You set up a model where people subscribe, pay a fee and get unreleased material each month. How did that work out for you?
It was an experiment. I have fans that signed up for it and I put different things on each month - b-sides or stuff that Iím working on, demos or old concerts. I think we are going to keep that but I donít think I will continue with the subscription model.
If someone wants a song or an album they just want to go and get it somewhere. The subscription model was for serious fans. It ended up being a lot of work for me. If Iím working on a new record I donít have the time to put new things up there all the time. It takes a bit of the surprise out of it.
Receiving stuff every month will get to saturation. The company we were working with are called Topspin. It does actually work as a kind of online store. Fans can go there and buy your special package. I cannot see the subscription model working for an upcoming artist.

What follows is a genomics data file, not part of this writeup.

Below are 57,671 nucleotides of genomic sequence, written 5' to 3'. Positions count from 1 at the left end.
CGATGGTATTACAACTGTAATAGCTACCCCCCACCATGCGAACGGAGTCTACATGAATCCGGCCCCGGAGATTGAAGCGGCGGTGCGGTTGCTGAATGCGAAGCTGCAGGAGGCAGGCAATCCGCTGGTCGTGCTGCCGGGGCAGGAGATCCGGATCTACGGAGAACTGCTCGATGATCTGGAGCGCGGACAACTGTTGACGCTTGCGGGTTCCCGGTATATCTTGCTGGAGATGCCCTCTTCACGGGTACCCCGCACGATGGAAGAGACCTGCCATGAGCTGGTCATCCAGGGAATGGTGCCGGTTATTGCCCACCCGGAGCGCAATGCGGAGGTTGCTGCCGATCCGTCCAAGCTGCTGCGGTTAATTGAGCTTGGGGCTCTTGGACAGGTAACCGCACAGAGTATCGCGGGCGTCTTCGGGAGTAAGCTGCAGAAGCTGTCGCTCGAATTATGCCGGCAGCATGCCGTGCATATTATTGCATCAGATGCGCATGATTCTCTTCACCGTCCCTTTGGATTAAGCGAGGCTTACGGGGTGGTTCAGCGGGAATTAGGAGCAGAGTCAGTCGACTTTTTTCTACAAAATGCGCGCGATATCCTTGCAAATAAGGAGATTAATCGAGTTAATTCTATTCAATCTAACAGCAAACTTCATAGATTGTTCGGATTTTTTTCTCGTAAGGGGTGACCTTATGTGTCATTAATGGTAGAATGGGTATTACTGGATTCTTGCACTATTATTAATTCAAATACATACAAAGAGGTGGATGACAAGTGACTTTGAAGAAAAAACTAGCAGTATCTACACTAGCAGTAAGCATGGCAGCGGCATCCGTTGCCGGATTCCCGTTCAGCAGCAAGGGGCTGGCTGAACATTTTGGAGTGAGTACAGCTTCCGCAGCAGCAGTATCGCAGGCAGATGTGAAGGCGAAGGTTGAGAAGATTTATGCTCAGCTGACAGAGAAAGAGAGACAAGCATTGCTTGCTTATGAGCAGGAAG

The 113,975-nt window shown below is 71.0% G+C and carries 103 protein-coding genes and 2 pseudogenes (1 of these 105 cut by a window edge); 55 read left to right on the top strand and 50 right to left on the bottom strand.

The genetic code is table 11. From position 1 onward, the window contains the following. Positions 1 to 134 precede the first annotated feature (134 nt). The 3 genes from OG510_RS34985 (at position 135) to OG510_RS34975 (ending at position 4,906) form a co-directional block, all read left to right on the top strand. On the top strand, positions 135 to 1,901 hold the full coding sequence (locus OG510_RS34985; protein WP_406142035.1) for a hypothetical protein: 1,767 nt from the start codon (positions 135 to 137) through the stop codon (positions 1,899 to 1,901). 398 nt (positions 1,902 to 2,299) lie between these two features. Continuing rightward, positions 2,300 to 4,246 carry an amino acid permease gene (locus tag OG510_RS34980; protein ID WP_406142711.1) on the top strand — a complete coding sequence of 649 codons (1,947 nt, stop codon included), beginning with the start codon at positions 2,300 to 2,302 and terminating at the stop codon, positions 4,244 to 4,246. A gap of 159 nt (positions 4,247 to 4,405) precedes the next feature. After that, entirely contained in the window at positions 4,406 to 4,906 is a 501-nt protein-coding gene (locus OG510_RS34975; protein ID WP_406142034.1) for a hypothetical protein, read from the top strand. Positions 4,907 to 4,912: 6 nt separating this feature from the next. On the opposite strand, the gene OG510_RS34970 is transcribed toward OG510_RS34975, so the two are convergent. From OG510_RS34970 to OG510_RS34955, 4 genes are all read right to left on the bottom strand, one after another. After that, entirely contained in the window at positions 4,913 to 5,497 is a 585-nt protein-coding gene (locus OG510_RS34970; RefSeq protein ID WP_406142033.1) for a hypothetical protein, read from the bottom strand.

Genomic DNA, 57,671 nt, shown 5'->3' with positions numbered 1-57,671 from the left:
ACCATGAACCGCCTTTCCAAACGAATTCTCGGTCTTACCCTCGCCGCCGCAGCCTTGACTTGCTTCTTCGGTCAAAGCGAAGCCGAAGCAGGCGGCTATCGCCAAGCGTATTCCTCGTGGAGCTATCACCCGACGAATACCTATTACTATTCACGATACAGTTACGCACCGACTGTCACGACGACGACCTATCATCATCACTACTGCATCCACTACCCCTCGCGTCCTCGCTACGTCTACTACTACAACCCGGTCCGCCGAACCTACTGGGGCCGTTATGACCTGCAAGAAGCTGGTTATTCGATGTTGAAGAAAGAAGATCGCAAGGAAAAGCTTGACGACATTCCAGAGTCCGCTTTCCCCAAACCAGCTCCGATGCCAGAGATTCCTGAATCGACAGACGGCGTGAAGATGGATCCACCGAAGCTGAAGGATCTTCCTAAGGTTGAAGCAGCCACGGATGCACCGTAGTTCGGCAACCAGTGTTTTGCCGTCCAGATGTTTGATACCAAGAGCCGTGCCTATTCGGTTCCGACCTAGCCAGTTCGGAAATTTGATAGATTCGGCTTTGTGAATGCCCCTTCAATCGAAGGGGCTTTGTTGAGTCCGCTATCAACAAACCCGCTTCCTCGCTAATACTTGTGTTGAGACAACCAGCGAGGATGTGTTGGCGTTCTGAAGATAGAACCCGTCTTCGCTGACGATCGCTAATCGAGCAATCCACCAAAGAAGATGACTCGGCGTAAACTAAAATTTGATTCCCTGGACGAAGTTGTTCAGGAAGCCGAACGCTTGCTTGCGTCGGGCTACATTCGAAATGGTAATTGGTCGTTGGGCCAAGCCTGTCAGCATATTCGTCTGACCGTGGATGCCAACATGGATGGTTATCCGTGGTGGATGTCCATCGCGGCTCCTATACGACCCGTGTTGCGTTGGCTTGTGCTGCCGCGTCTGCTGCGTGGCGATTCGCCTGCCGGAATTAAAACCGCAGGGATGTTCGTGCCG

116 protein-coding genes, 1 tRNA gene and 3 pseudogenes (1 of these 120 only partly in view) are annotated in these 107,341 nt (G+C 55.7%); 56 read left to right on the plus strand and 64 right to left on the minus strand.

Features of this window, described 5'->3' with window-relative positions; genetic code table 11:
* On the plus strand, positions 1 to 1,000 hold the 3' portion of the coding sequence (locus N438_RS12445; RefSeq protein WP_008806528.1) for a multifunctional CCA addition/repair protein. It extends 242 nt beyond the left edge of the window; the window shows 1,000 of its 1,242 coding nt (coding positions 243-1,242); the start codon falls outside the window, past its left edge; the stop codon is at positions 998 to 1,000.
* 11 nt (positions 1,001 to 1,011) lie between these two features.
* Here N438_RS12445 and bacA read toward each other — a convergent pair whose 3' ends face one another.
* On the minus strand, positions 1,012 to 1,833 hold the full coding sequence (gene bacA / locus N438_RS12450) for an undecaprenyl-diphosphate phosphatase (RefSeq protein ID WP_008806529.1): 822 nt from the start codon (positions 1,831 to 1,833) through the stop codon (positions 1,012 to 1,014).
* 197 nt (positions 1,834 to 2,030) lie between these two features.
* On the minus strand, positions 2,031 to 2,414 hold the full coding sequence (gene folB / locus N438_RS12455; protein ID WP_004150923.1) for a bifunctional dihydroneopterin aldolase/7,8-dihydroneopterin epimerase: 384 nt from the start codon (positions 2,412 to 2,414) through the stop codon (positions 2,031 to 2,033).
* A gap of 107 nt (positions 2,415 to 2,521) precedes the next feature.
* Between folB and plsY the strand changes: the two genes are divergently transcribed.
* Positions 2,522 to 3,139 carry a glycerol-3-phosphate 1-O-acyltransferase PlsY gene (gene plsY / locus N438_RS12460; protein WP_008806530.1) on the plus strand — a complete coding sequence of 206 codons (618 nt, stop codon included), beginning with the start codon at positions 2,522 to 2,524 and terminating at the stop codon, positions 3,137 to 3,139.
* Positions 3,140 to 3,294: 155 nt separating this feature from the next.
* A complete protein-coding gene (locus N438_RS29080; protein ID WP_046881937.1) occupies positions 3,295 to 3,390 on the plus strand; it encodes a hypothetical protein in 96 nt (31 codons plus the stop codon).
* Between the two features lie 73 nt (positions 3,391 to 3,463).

If you compare your time spent with Rykodisc and that with Nettwerk, what do you see as the main differences?
When I first started it was really hard to make any money. I worked a day job while my first two records were out. Then I finally got enough from a publishing advance to not work for a while and from there I luckily had enough records on the system and earned enough money from performance royalties to get by.
From the business side it was a traditional record deal. I still donít really make any money from those records because I donít own the masters. It was a kind of a deal where I earn a small percentage of the record after everything theyíve spent.
I still owe them money and Iíve been out of the deal for five years. So when I was done with that I said, ďIím definitely going to own my masters.Ē